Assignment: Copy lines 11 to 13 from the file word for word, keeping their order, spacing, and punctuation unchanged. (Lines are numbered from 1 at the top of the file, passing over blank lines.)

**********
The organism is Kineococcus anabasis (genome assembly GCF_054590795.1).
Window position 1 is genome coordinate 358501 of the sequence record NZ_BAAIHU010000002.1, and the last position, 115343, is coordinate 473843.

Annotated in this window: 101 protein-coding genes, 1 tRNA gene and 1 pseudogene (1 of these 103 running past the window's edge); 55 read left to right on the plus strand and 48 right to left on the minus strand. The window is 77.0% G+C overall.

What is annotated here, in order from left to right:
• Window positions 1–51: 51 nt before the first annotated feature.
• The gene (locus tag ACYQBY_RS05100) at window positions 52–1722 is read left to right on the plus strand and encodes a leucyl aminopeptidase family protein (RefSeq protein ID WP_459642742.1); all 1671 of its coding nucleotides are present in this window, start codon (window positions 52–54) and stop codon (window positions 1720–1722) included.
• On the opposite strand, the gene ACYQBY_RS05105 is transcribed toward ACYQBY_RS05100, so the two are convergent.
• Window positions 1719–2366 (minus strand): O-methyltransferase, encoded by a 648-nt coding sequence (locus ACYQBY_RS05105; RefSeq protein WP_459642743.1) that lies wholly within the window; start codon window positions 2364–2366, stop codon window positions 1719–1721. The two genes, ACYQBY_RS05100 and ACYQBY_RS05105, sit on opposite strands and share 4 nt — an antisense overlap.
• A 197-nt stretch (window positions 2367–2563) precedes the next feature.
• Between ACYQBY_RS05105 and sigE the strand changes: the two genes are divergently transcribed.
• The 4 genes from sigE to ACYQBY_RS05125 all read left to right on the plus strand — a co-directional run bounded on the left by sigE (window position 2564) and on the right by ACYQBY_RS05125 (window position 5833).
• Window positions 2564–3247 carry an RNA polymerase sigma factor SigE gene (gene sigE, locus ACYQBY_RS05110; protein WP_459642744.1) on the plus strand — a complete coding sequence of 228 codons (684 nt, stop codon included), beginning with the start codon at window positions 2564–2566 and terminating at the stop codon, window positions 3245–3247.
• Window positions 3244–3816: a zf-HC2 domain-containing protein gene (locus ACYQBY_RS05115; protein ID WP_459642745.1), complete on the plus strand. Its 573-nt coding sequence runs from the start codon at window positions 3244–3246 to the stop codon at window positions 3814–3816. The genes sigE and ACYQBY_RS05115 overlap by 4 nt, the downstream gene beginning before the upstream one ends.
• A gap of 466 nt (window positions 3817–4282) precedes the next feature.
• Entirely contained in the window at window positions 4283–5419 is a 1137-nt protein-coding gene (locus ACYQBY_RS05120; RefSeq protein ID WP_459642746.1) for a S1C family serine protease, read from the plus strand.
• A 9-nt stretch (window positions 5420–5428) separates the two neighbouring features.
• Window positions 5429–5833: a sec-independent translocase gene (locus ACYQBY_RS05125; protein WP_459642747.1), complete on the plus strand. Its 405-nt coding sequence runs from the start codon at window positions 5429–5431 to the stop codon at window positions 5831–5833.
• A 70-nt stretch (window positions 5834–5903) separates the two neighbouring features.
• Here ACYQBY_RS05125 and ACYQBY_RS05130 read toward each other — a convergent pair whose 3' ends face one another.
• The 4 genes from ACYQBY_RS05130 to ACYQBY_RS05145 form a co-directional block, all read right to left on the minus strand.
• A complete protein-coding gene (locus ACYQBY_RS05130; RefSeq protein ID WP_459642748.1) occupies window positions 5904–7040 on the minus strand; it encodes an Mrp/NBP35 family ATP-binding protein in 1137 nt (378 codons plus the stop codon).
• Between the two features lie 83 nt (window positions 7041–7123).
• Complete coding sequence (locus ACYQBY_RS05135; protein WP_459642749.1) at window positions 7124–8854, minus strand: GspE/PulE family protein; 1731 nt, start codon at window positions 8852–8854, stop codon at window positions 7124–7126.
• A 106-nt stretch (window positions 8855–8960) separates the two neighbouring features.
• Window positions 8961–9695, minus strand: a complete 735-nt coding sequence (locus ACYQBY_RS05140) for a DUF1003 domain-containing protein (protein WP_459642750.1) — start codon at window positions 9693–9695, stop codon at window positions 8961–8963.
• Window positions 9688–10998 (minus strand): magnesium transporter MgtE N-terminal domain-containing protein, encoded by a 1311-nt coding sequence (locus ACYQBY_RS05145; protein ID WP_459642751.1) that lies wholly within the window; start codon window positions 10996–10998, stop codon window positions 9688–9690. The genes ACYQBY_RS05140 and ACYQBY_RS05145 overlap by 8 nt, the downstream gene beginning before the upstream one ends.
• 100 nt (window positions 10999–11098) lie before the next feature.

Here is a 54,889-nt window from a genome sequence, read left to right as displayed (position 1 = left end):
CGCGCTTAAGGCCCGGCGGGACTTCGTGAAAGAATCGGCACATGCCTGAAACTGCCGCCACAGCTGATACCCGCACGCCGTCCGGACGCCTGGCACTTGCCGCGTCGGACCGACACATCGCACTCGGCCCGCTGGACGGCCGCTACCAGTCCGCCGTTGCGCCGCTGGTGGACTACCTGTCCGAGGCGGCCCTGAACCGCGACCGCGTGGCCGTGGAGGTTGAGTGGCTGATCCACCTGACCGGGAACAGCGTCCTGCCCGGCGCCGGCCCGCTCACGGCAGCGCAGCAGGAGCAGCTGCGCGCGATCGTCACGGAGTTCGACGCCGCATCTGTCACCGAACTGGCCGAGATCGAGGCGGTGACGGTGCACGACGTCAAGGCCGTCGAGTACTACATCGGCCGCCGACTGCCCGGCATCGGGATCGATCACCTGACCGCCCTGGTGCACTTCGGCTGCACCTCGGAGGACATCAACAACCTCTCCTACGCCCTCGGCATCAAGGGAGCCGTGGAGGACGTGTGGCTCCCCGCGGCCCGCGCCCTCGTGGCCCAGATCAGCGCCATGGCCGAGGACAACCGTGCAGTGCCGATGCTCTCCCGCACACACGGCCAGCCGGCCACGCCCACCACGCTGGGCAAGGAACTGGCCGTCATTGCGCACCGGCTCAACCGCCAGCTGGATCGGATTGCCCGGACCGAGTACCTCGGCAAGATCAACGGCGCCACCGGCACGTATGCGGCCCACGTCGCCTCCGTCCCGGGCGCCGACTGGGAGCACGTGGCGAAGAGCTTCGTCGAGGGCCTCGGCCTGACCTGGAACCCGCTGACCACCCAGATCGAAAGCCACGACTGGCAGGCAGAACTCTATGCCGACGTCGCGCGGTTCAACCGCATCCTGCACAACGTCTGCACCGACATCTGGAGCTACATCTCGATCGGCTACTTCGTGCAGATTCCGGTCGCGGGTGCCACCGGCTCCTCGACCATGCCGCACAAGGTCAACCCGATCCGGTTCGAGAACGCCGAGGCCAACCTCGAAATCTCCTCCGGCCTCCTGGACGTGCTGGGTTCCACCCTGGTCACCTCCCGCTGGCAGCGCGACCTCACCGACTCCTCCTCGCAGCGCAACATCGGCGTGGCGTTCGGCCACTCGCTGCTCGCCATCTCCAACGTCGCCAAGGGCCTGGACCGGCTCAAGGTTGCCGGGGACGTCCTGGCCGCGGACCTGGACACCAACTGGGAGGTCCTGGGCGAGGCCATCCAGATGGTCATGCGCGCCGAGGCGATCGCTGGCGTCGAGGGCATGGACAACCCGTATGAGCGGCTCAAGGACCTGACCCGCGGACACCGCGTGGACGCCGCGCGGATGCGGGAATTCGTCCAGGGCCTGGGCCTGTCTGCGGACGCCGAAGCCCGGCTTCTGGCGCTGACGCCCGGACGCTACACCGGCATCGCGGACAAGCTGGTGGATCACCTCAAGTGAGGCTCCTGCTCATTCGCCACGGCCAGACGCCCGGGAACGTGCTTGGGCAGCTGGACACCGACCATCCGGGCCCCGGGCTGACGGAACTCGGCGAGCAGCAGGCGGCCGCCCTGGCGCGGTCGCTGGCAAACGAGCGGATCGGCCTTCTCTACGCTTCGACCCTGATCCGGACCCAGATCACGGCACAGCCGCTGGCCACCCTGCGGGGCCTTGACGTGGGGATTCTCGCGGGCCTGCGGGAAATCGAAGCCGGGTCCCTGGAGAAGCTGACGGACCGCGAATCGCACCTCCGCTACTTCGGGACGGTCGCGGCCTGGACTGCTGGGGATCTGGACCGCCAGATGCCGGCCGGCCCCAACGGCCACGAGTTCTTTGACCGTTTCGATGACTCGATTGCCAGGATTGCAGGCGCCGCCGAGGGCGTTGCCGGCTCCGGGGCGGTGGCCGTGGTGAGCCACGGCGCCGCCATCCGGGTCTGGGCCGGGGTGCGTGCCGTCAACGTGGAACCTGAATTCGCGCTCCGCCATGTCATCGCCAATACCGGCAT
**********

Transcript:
• The 4 genes from sigE to ACYQBY_RS05125 all read left to right on the plus strand — a co-directional run bounded on the left by sigE (window position 2564) and on the right by ACYQBY_RS05125 (window position 5833).
• Window positions 2564–3247 carry an RNA polymerase sigma factor SigE gene (gene sigE, locus ACYQBY_RS05110; protein WP_459642744.1) on the plus strand — a complete coding sequence of 228 codons (684 nt, stop codon included), beginning with the start codon at window positions 2564–2566 and terminating at the stop codon, window positions 3245–3247.
• Window positions 3244–3816: a zf-HC2 domain-containing protein gene (locus ACYQBY_RS05115; protein ID WP_459642745.1), complete on the plus strand. Its 573-nt coding sequence runs from the start codon at window positions 3244–3246 to the stop codon at window positions 3814–3816. The genes sigE and ACYQBY_RS05115 overlap by 4 nt, the downstream gene beginning before the upstream one ends.